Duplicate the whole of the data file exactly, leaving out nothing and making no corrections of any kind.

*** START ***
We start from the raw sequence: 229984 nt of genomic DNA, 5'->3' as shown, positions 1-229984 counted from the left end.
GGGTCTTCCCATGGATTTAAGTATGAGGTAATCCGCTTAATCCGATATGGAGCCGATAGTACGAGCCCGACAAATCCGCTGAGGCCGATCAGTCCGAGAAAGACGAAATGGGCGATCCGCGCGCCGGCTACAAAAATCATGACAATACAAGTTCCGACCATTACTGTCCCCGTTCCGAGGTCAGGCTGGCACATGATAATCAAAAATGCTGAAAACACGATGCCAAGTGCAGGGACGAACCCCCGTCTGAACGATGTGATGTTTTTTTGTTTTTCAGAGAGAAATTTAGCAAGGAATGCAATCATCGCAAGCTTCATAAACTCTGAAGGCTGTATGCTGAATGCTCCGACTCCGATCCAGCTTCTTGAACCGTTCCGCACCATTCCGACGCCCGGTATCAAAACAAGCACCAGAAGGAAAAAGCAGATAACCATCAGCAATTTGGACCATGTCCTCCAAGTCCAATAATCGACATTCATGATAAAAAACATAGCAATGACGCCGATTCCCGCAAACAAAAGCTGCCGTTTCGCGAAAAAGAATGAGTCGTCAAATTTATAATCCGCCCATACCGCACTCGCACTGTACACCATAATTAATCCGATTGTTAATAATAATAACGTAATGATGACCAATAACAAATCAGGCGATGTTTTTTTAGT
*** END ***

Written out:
We start from the raw sequence: 229984 nt of genomic DNA, 5'->3' as shown, positions 1-229984 counted from the left end.
GGGTCTTCCCATGGATTTAAGTATGAGGTAATCCGCTTAATCCGATATGGAGCCGATAGTACGAGCCCGACAAATCCGCTGAGGCCGATCAGTCCGAGAAAGACGAAATGGGCGATCCGCGCGCCGGCTACAAAAATCATGACAATACAAGTTCCGACCATTACTGTCCCCGTTCCGAGGTCAGGCTGGCACATGATAATCAAAAATGCTGAAAACACGATGCCAAGTGCAGGGACGAACCCCCGTCTGAACGATGTGATGTTTTTTTGTTTTTCAGAGAGAAATTTAGCAAGGAATGCAATCATCGCAAGCTTCATAAACTCTGAAGGCTGTATGCTGAATGCTCCGACTCCGATCCAGCTTCTTGAACCGTTCCGCACCATTCCGACGCCCGGTATCAAAACAAGCACCAGAAGGAAAAAGCAGATAACCATCAGCAATTTGGACCATGTCCTCCAAGTCCAATAATCGACATTCATGATAAAAAACATAGCAATGACGCCGATTCCCGCAAACAAAAGCTGCCGTTTCGCGAAAAAGAATGAGTCGTCAAATTTATAATCCGCCCATACCGCACTCGCACTGTACACCATAATTAATCCGATTGTTAATAATAATAACGTAATGATGACCAATAACAAATCAGGCGATGTTTTTTTAGT